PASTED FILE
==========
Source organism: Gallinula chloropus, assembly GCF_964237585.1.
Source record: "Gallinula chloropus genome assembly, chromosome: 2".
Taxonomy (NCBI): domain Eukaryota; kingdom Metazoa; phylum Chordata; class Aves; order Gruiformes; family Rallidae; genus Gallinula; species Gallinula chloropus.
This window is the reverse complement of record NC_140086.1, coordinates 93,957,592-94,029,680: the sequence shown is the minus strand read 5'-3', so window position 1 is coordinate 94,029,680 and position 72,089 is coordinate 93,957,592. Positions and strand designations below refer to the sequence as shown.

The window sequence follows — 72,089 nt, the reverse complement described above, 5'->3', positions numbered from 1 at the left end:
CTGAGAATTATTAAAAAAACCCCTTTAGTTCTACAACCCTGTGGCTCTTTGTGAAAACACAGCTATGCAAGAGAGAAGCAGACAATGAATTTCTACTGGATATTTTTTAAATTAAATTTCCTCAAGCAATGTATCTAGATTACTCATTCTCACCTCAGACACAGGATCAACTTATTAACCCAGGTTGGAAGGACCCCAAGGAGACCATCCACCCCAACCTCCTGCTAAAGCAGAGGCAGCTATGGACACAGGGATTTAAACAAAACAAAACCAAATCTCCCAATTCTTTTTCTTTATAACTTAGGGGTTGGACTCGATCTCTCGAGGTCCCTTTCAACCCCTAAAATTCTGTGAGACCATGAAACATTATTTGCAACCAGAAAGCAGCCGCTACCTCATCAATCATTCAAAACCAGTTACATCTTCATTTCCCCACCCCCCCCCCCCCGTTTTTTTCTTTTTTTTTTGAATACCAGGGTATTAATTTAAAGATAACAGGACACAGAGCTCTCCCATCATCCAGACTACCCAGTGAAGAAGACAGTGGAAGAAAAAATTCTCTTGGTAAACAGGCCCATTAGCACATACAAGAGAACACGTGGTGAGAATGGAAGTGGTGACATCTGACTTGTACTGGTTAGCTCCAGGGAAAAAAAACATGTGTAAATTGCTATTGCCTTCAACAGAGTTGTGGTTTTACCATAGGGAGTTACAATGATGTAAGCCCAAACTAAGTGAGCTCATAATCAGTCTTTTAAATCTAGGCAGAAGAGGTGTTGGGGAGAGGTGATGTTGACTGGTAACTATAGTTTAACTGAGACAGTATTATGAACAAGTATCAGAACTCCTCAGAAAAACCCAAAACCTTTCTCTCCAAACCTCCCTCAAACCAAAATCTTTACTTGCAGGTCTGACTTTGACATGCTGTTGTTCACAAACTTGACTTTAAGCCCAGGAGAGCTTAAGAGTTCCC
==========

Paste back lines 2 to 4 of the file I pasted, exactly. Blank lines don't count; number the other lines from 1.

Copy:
Source record: "Gallinula chloropus genome assembly, chromosome: 2".
Taxonomy (NCBI): domain Eukaryota; kingdom Metazoa; phylum Chordata; class Aves; order Gruiformes; family Rallidae; genus Gallinula; species Gallinula chloropus.
This window is the reverse complement of record NC_140086.1, coordinates 93,957,592-94,029,680: the sequence shown is the minus strand read 5'-3', so window position 1 is coordinate 94,029,680 and position 72,089 is coordinate 93,957,592. Positions and strand designations below refer to the sequence as shown.